I was an elementary school teacher before entering the monastery. One of the things a teacher learns is that it’s important from time to time – particularly after the summer break – to go back to the basics. You can’t build or make progress without a good foundation, so it’s important to make sure your students have a solid grasp of the basics before moving on to new or more challenging subjects.
Going back to the basics appears to be what Jesus the teacher is doing here. Our gospel text today comes at the end of several tests that the Pharisees and scribes have put before Jesus. It is clear that their intention is to trap him[i] into saying something that would either offend the authorities or turn the crowds against him. To this point, he has successfully eluded these traps.
Here is another trap. “Teacher,” someone asks, “which commandment is the greatest?” If they can trick Jesus into picking a favorite command, he’ll be guilty of downplaying the other commandments. Since every commandment represents the very word of God, picking and choosing among them would be heretical. They are trying to force him into an impossible situation where any answer he gives can be challenged. I suppose it’s a little like asking a parent which of their children is their favorite. Choosing one of their children will make the others feel less important or less loved. The wise parent will say, “I love them all the same.
In the Holy Land, there is much solid rock, whether exposed, under a couple inches or under ten or more feet of soil. To build, one digs down however far it takes to use the foundation of solid rock. People build in the summer when it is dry not raining, yet it is hot. It is very hard work to break through the clay and dig down to solid rock. One may be tempted to skip the harder part, yet a sure foundation is essential to survive the winter floods.[i]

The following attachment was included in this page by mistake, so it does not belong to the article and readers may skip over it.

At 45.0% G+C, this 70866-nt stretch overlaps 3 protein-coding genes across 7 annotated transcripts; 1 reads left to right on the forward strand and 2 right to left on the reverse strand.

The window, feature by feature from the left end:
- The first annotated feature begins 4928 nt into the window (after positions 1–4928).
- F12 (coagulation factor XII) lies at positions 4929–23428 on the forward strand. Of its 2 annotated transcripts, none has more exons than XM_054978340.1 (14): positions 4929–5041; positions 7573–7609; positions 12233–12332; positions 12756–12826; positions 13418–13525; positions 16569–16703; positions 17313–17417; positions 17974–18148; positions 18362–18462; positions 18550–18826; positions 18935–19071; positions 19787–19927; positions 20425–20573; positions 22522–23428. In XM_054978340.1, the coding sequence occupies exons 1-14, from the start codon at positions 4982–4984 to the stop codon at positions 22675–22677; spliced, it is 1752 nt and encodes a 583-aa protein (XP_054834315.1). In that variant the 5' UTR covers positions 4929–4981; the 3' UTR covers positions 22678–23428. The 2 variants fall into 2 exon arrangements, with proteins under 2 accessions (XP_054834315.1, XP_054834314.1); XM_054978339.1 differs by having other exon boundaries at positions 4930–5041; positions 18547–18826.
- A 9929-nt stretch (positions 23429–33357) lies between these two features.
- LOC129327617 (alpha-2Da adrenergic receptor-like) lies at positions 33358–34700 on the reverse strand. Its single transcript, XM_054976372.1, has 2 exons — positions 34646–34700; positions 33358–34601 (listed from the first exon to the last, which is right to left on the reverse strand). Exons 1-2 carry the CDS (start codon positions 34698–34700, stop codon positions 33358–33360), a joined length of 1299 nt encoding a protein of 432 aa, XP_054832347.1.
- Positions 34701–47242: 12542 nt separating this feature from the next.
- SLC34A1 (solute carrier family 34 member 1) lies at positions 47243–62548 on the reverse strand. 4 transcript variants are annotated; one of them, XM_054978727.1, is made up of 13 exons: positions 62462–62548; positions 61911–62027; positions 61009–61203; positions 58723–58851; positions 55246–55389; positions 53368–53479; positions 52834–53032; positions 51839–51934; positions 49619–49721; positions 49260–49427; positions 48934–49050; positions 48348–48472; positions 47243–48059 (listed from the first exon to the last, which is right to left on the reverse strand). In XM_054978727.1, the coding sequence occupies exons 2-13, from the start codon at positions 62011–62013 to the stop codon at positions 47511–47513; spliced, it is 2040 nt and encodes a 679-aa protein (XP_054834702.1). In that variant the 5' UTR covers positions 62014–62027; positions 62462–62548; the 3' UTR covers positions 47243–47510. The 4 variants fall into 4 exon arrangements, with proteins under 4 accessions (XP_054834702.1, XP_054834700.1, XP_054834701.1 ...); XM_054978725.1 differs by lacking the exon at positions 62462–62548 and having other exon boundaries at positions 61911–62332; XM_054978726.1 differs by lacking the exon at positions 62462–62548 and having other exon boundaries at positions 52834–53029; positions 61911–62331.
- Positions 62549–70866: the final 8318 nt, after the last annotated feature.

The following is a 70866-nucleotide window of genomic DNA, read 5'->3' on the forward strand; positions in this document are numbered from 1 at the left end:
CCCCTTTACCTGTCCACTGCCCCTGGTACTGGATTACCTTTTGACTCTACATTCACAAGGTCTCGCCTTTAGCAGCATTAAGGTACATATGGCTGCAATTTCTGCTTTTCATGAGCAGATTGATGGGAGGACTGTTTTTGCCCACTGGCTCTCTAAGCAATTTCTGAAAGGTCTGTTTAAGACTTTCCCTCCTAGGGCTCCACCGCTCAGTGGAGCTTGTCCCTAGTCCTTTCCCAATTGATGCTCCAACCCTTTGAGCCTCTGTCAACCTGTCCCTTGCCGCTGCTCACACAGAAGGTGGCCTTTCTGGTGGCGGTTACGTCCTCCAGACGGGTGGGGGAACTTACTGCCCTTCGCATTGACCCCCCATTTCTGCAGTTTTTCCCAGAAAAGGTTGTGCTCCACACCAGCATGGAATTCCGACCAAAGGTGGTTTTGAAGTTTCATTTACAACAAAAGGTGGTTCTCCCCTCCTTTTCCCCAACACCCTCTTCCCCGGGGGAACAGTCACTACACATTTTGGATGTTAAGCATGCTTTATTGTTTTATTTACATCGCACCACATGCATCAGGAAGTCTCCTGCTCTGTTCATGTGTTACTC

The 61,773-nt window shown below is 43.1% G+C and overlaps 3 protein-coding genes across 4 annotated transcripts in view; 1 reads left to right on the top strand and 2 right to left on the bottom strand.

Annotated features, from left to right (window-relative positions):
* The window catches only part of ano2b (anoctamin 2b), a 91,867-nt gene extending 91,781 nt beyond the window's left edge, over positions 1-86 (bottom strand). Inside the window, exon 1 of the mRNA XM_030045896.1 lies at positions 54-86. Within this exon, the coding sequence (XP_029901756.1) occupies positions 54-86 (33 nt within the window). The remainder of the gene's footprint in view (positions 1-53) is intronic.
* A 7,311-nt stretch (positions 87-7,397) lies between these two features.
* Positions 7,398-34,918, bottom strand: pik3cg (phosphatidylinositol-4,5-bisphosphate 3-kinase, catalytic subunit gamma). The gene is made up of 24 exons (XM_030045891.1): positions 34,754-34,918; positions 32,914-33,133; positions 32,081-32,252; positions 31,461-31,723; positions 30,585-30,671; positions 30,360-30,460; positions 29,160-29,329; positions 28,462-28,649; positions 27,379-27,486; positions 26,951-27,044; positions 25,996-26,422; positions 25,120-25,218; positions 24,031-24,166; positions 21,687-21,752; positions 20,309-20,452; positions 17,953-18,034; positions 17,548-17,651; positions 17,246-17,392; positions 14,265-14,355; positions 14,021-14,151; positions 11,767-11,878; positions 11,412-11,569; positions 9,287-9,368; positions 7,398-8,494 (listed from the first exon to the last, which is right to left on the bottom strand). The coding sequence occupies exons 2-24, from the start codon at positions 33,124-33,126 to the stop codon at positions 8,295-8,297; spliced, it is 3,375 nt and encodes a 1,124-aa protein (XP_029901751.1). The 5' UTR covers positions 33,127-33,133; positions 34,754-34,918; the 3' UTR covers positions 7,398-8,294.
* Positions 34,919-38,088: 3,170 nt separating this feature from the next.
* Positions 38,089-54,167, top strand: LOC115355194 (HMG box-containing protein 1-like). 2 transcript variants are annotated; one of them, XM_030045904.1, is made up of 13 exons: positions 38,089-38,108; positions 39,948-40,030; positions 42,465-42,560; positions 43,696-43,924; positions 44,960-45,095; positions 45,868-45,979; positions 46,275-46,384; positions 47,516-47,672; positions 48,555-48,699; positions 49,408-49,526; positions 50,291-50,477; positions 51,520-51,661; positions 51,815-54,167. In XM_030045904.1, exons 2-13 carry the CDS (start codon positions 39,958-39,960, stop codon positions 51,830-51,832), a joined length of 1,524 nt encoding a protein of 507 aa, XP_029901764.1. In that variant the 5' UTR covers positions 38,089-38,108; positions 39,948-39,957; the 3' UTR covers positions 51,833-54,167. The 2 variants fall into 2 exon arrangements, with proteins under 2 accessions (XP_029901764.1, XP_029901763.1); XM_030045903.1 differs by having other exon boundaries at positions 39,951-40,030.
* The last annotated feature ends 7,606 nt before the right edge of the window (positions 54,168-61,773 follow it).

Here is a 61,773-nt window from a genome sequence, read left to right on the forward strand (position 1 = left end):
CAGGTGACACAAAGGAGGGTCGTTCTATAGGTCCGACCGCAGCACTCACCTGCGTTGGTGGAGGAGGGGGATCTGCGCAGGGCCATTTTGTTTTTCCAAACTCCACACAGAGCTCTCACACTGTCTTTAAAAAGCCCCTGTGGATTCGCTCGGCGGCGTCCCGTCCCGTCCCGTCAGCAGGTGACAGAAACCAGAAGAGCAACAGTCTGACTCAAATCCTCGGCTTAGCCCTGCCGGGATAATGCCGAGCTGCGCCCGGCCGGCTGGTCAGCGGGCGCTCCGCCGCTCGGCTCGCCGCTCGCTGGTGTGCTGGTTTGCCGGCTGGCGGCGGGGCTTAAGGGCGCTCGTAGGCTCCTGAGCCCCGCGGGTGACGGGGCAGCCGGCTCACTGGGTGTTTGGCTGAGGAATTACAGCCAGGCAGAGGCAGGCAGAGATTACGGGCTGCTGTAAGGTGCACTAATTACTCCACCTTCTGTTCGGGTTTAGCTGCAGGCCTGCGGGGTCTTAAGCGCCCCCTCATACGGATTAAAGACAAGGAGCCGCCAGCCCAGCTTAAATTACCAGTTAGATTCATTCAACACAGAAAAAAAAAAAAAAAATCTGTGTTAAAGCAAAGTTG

Jesus said, “I will show you what someone is like who comes to me, hears my words, and acts on them.” Hearing and doing Jesus’ words take great effort, like digging down through hard clay under hot sun. This parable ends Jesus’ Sermon on the Plain in Luke and another version ends the Sermon on the Mount in Matthew.[ii] Jesus ends with a call for necessary, risky, costly action.
Isaiah 26:1-6; Psalm 118:19-24; Matthew 7:31-27
In Hebrew scripture, the authors of the Jewish Wisdom books frequently contrast two Ways – the way of good and the way of evil, or the way of meaning and the way of vanity. A consistent theme ascribed to the way of holiness, integrity, and truth is its weight. This way has substance – it is heavy, solid, and stable. Those who follow this way have roots, as in Psalm 1: “They are like trees, planted by streams of water, with leaves that do not wither.” By contrast, the way of evil or vanity is light, ephemeral and insubstantial. Those who follow it become like chaff which the wind blows away, like dew or clouds that evaporate, like grass which withers in the sun, or like the web of a spider brushed casually aside.
Jesus’ parable of the two house-builders, which concludes the sermon on the mount in Matthew, participates in this tradition of the Two Ways with its stark opposites: the wise man and the foolish man, the immovable house built on rock and the flimsy house built on shifting sand. This is is a sobering reminder that authentic discipleship demands the concentrated weight of commitment expressed in actions. Accepting wise and prudent commitments is a practice that gives our life with God substance.